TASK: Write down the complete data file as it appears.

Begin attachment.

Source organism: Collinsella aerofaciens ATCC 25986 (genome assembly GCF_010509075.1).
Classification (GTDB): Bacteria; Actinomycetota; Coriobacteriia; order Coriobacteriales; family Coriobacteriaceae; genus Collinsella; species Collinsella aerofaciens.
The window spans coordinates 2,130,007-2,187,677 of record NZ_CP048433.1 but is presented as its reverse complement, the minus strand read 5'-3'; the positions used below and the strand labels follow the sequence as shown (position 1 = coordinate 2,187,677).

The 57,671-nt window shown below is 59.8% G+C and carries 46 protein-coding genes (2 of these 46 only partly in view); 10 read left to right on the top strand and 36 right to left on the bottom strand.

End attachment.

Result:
Source organism: Collinsella aerofaciens ATCC 25986 (genome assembly GCF_010509075.1).
Classification (GTDB): Bacteria; Actinomycetota; Coriobacteriia; order Coriobacteriales; family Coriobacteriaceae; genus Collinsella; species Collinsella aerofaciens.
The window spans coordinates 2,130,007-2,187,677 of record NZ_CP048433.1 but is presented as its reverse complement, the minus strand read 5'-3'; the positions used below and the strand labels follow the sequence as shown (position 1 = coordinate 2,187,677).

The 57,671-nt window shown below is 59.8% G+C and carries 46 protein-coding genes (2 of these 46 only partly in view); 10 read left to right on the top strand and 36 right to left on the bottom strand.